Why Would Conservatives Want to Turn This Into a Religious Thing?

Not to beat a dead horse here, but I’m truly perplexed. During the long long hours I spent yesterday watching Endgame, I couldn’t stop thinking about our recent discussion. David French and other intelligent conservatives want to insist that America’s culture wars are primarily “a religious dispute.” I disagree, but the real question is this: Why do conservatives want to say that they are? The answer seems obvious to me, but maybe I’m missing something.


Here’s a little background: In his argument for free campus speech, French made the following assertion:

It’s time to recognize the American culture war for what it is — a religious dispute — and incorporate it into America’s existing religious pluralism.

As strategy, I get it. If conservative ideas are a religious imperative, they will get more respect. If culture wars are religious disputes, then both sides should get equal status, at least from the perspective of the government. But as an intellectually coherent way to understand America’s culture wars, I don’t get it. Lots of people share religious ideas yet find themselves on opposite sides of culture-war issues such as race, gender, and sexuality.

One sharp reader offered a better defense than French did. As PH put it,

we are certainly talking about competing ideas and systems of ethical and metaphysical values, beliefs, and commitments concerning the nature of reality, the basis for human flourishing, and ideal social norms. These are ideas based on faith as much as they are on reason or science. Personally, I think “religious” is a pretty good word for that, even if we’re not talking about formal organized religious groups or particular theological traditions.

The way I see it, though, people who share the same religion still disagree about key culture-war issues. For proof, we don’t need to look any further than the Veep’s office. Does Mike Pence represent conservative evangelical Protestantism? The community of Taylor University says both yes and no. And, as I argued recently in WaPo about Karen Pence’s lame defense of her anti-LGBTQ school, there is not a single, undisputed “orthodox” rule about proper social policy for LGBTQ people. Plenty of conservative evangelical Protestants are plenty “orthodox,” yet they disagree with the Pences on these issues.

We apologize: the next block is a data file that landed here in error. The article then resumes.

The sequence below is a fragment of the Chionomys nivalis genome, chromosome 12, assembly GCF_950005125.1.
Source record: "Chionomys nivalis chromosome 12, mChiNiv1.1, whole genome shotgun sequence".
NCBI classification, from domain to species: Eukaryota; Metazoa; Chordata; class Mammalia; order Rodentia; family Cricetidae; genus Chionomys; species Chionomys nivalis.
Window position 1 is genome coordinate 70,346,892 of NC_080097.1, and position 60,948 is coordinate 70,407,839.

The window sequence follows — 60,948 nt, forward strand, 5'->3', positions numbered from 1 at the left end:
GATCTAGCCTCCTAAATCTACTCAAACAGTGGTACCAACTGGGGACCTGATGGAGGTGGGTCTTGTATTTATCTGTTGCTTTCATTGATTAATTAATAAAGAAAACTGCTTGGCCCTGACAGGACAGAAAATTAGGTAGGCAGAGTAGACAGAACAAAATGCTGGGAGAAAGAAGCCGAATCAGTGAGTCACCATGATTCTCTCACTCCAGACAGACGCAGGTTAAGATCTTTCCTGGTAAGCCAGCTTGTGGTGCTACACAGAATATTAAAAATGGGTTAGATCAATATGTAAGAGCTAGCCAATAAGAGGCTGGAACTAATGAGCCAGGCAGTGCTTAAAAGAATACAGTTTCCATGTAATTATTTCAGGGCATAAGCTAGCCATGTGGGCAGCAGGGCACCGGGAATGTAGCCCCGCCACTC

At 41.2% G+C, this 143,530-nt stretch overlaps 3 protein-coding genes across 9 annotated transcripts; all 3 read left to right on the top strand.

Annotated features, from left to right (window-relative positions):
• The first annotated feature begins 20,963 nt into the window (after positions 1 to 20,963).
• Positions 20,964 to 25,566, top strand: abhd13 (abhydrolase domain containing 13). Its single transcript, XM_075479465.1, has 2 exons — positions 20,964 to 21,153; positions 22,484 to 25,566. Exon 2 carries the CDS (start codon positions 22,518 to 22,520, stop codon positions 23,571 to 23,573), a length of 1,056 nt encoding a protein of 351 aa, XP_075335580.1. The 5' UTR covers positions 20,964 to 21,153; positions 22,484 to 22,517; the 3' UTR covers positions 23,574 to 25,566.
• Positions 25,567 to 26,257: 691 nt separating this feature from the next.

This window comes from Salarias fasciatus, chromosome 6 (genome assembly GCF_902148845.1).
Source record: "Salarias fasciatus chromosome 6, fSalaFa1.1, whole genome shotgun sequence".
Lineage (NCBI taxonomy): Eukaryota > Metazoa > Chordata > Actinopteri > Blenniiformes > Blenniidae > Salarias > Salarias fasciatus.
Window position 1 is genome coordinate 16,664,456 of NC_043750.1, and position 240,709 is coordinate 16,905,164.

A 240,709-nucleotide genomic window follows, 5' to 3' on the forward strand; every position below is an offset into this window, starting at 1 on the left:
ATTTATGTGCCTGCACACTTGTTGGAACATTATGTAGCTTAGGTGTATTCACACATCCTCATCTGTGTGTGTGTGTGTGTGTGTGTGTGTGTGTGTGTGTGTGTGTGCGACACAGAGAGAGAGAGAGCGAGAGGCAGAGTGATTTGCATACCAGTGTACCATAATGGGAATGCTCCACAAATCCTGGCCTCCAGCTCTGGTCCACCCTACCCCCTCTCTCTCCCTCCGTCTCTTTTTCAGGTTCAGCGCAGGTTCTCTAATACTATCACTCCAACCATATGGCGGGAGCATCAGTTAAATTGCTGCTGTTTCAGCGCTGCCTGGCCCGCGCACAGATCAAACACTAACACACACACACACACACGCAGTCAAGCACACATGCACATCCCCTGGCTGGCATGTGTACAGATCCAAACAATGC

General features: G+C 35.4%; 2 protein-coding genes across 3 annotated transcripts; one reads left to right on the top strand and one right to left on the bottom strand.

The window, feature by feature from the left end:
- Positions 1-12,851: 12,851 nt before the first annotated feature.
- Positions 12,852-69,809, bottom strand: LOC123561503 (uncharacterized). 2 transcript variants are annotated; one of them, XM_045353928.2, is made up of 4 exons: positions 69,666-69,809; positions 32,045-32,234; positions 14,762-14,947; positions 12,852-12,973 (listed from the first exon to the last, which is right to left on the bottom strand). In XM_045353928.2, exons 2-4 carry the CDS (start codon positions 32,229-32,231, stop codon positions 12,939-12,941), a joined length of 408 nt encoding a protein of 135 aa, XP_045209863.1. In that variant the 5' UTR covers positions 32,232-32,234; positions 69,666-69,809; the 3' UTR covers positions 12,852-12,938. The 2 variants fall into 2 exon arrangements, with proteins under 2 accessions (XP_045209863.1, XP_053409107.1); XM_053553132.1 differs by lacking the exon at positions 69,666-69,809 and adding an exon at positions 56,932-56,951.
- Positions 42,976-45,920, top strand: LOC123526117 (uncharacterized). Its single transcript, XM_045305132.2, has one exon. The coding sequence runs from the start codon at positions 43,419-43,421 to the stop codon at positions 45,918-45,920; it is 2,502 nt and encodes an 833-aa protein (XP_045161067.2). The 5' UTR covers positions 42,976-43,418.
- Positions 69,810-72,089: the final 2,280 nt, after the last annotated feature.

So to me, it seems achingly obvious why some conservatives might want to redefine political disagreements as religious ones: For at least half a century now, politically conservative people have tried to insist that only their politically conservative version of religion is the true version of religion. They have argued that people who disagree with them cannot possibly be true Christians or Muslims or whatever.

is segregation scriptural

There was more than theology at play then, and there is now…

If real, “orthodox” Christianity insists on racial segregation, for example, as Bob Jones Sr. famously argued in 1960, then the US government has no right to demur. If real, “orthodox” Christianity requires belief in a literal six-day flood and a recent creation of humanity, for example, as Ken Ham famously argues today, then evangelicals have no business questioning it.

Just like questions of LGBTQ rights, however, neither of those ideas are really as simple as conservatives like to think. Debates about them divide people who share the same religious backgrounds. The cultural battles over racism, creationism, and sexuality are not battles between people who have different religions. They are fiercest between people who SHARE religious ideas but have different ideas about public policy.

So are America’s culture wars “a religious dispute?” Only if we use a tortuous definition of the phrase. To say that conservative positions on sexuality, race, or gender are just being “orthodox” only makes sense as a political strategy. As an actual description of the divides we face on such issues, it doesn’t help at all.

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  1. Agellius